Las Vegas impresario Stephen A. Wynn is stepping up to salvage the stalled Foxwoods Casino project, which is in jeopardy of losing its license.
Wynn Resorts Ltd. announced yesterday that it had signed a letter of intent for an affiliate to take over managing and developing the gaming hall on the Delaware River in South Philadelphia.
The original investor group, Philadelphia Entertainment & Development Partners, would still have a stake in the casino, but the Wynn organization would control at least 51 percent of the business, according to sources familiar with the deal.
The Wynn company did not disclose how much money it would invest in the project.
Stephen A. Cozen, a lawyer for the Foxwoods project, declined to comment.
Wynn Resorts said the agreement is conditioned on approval from the Pennsylvania Gaming Control Board.
"I am thrilled to be returning to the East Coast," Wynn said in the statement, "in particular to the city in which I was privileged to have gained my college education."
Wynn, 67, graduated in 1963 from the University of Pennsylvania with a bachelor of arts degree in English. He also served as a Penn trustee for 10 years.
One of the early operators in Atlantic City, Wynn opened the Golden Nugget in 1980. He left New Jersey in 1987, after selling the casino. Putting his luxe touch on Las Vegas, he built the Mirage, Bellagio, and Treasure Island resorts. He sold those and started Wynn Resorts, a publicly traded corporation, in 2002.
The Wynn deal comes at a critical time for Foxwoods.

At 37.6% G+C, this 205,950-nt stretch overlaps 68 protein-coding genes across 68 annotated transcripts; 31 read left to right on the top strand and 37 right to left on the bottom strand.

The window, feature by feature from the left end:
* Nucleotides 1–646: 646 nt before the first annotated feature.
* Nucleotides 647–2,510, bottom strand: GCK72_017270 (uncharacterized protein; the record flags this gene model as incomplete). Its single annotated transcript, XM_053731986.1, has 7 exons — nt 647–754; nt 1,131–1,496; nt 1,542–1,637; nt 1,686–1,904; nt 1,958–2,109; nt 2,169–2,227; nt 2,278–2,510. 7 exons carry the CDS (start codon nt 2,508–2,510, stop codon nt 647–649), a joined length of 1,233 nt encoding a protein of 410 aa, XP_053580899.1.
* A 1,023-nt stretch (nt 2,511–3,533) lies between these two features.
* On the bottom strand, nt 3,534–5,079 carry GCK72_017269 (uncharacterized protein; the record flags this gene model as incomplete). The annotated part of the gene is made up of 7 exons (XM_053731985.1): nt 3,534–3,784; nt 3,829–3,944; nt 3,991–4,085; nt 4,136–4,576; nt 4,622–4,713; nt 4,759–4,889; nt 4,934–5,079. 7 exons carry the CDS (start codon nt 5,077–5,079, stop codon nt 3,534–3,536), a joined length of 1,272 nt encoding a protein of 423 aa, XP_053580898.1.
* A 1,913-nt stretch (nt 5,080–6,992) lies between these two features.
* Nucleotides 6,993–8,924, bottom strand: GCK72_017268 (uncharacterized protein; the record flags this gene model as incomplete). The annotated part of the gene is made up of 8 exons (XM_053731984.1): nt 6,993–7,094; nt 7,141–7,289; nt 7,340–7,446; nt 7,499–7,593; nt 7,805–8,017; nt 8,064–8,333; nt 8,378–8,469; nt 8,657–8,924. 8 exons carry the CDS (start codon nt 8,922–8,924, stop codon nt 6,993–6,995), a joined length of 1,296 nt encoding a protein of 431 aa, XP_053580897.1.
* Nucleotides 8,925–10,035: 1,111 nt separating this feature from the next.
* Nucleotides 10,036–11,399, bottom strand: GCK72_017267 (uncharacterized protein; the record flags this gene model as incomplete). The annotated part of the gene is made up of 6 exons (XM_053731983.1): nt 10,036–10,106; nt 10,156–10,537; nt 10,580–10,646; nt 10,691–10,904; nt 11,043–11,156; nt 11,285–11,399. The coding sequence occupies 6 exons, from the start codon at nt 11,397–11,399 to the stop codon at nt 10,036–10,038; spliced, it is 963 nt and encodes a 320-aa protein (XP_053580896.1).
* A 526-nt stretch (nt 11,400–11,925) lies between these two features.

On Jan. 27, the seven-member Gaming Control Board gave the Foxwoods partners an ultimatum: Present a new design and financing details that are acceptable to the board - or risk losing your license.
Those plans will be presented to the board at a hearing in Harrisburg next Wednesday.
Mayor Nutter said in an interview that Wynn Resorts executives briefed him yesterday morning about the deal during a 15-minute meeting in his City Hall office.
His first question, he said, was whether the Philadelphia casino would bear the Wynn name - the mayor's litmus test for gauging how serious he was about operating a casino here. Wynn has built a reputation for luxury casinos, having recently opened billion-dollar properties bearing his name in Las Vegas and the Chinese city of Macau.
Nutter said the executives' answer was yes. "They said this will be one of the properties they run as a high-end casino," Nutter said. "To me, it indicates his level of commitment."
The mayor said he also was told that as many as six Wynn executives were ready to relocate to Philadelphia to run the business.
Nutter said he was blunt with Wynn's representatives, telling them the project faced "serious and legitimate" issues, including problems with the site, traffic, and parking. "I told them point-blank, 'You have a lot of work to do here. There's a long history,' " Nutter said.
Under the original arrangement, individual investors controlled 70 percent of the project, and the Mashantucket Pequot Tribal Nation of Connecticut, 30 percent.
The local investors include the family charities of three Philadelphia entrepreneurs: sports-team owner Lewis Katz; Center City developer Ron Rubin; and Comcast-Spectacor chairman Ed Snider. The businessmen have been steering the troubled project for the past year.
Three years ago, the partners won one of two licenses for a slots parlor in Philadelphia in a fiercely competitive bidding process.
But from the start, the project has faced intense neighborhood and political opposition.
Nutter came to office intent on moving the big-box casino off the Delaware waterfront. The investors agreed in September 2008 to consider a downtown location at the old Strawbridge & Clothier department store.
But that idea fell flat as the investor group struggled to find financing.
Last August, the gaming board ordered the partnership to give up on Center City and move the project back to the waterfront.
The partners began searching for a new investor, and for months, Wynn was the rumored suitor.